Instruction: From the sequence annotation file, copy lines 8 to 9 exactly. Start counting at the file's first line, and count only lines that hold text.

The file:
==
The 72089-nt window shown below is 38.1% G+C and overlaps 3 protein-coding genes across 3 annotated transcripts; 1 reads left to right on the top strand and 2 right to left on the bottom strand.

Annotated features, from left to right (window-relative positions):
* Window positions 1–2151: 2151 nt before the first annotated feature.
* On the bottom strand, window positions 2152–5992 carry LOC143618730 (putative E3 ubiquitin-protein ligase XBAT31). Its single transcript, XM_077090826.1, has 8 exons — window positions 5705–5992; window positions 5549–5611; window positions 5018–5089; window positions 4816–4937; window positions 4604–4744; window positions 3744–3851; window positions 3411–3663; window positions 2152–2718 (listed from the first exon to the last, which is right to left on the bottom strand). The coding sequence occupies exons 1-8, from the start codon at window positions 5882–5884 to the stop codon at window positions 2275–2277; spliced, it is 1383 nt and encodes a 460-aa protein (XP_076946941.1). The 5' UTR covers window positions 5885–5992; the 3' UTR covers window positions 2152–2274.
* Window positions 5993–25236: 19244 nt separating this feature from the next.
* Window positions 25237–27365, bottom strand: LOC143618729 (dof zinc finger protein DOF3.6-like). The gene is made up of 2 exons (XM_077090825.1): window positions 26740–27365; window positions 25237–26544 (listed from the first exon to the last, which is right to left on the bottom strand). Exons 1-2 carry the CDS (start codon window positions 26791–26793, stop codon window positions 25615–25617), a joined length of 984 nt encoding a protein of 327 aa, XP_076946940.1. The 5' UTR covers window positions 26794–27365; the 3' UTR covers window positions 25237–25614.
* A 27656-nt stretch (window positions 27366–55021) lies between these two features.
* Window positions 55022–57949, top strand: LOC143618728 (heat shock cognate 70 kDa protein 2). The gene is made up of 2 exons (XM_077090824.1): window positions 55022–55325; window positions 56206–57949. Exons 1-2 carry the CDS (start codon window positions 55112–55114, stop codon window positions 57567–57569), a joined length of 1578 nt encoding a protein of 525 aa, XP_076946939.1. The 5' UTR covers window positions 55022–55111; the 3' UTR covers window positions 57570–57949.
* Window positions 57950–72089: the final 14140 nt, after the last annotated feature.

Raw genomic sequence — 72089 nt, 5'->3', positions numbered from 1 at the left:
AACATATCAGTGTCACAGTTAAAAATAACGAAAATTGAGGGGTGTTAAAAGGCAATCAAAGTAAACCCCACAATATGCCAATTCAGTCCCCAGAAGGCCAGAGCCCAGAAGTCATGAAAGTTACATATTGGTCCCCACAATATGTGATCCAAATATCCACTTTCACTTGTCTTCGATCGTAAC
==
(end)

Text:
* Window positions 55022–57949, top strand: LOC143618728 (heat shock cognate 70 kDa protein 2). The gene is made up of 2 exons (XM_077090824.1): window positions 55022–55325; window positions 56206–57949. Exons 1-2 carry the CDS (start codon window positions 55112–55114, stop codon window positions 57567–57569), a joined length of 1578 nt encoding a protein of 525 aa, XP_076946939.1. The 5' UTR covers window positions 55022–55111; the 3' UTR covers window positions 57570–57949.
* Window positions 57950–72089: the final 14140 nt, after the last annotated feature.